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Survey suggests consumers buy supplements to stay healthy—but not when they're already sick

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A survey by Pure Branding found that only 14% of supplement users reach for supplements as a first "go-to solution" when they are sick, and that a much larger percentage turn to over-the-counter drugs.

The pandemic gifted the supplement industy with a year of historic growth. Immunity supplements skyrocketed by 51% as millions of consumers moved beyond vitamin C and zinc to discover elderberry, mushrooms and other immunity boosters. However, all of that momentum for immunity may not translate to sales once the sniffles start and the immune system is overcome by infection.

In new consumer research from Pure Branding, it turns out that only 14% of supplement users make supplements their first choice when they get sick.

Pure Branding Market Research Director Peter Littell says the survey suggests supplement makers have an opportunity to nudge existing customers towards supplements for acute care. The Dietary Supplement Health and Education Act may prevent supplement brands from claiming to cure, mitigate or prevent disease, but the fact that a subset of supplement users do turn to supplements suggests more could be convinced. “If it has been done before, it can be done again,” Littel says.

Pure Branding surveyed 2,129 consumers who are already using supplements. The largest percentage, 48%, said their first “go-to-solution” was over the counter drugs. The 14% who said supplements were their first go-to-solution was equal with the number who said “seeing a medical doctor and following his or her instruction,” but it was also even with “not sure/depends.”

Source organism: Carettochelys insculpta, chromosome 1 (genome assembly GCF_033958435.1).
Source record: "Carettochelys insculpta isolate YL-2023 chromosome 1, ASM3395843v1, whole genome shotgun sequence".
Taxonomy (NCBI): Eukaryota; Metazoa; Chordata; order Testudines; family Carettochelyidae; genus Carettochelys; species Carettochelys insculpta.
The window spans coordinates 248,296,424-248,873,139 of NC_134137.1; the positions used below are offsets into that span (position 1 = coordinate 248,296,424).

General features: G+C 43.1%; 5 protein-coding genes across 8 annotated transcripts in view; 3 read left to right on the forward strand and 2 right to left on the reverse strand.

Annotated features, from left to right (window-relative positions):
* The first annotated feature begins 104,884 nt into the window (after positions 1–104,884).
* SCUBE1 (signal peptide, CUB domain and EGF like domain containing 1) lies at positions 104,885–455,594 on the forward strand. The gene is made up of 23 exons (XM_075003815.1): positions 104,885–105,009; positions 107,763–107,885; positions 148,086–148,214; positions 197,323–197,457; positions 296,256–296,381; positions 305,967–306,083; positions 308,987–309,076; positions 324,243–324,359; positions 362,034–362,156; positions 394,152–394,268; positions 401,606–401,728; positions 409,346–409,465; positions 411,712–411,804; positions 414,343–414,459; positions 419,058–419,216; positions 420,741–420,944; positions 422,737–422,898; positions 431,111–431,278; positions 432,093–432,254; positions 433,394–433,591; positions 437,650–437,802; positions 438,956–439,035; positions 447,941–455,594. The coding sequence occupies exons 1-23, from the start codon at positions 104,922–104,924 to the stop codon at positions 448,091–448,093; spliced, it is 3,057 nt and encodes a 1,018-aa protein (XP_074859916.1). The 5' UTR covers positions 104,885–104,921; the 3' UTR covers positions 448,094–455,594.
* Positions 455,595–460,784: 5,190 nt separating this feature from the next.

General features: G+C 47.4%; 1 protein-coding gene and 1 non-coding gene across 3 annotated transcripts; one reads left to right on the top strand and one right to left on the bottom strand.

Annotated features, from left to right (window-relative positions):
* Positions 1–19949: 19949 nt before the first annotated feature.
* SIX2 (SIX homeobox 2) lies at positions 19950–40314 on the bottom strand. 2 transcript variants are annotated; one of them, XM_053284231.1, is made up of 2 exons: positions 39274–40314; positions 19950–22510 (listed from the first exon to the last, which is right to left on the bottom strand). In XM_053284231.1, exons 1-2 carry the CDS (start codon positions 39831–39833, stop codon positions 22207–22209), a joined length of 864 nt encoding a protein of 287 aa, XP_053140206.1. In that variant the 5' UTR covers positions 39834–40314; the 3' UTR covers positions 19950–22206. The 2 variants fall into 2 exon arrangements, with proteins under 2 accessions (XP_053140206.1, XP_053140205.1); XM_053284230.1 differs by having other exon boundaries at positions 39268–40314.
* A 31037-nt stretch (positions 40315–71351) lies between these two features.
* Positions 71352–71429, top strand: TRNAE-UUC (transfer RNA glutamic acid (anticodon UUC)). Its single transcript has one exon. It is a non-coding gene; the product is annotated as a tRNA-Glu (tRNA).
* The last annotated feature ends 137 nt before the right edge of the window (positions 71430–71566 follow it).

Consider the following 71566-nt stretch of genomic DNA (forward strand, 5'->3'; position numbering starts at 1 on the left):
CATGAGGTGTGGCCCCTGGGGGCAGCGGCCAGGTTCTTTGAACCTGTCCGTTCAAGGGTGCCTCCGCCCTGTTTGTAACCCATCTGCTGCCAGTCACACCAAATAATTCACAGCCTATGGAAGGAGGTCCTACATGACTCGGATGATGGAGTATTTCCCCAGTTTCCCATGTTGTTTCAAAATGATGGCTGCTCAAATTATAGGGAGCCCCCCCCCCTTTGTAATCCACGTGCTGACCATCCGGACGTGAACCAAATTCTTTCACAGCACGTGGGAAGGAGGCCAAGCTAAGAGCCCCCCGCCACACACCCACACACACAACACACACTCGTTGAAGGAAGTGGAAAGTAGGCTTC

Pure BrandingPure Branding acute care

Littell said the results are a good illustration of how supplement users see the basic value proposition for supplements. Supplements are regarded as products that preserve health and can prevent problems down the road, but not as a solution for health problems that have already arrived. The results are also an illustration of the tunnel-vision focus of the supplement industry. Just because something works doesn’t mean consumers, even consumers who are already buying supplements, are going to reach for it when they feel sick.

“People in the supplement industry think only of what’s in the world of supplements, and they don’t think outside that world,” Littell says.

There are indications in the results, however, that could offer hope for supplement brands.

A subset of consumers in the survey is twice as likely as the whole of those surveyed to reach for supplements when they feel sick. The next step for brands is to study this “very loyal and dedicated supplement user” and see what prompts them to choose supplements as their first go-to solution, Littell says. Often that choice is driven by frustation or a bad experience with conventional medicine, but there could be other factors at work. Consumers who have bought into the prevention value proposition but haven’t rejected conventional medicine to the same degree might be nudged to consider supplements in acute care terms.

“Find what key things are driving those people,” Littell says.

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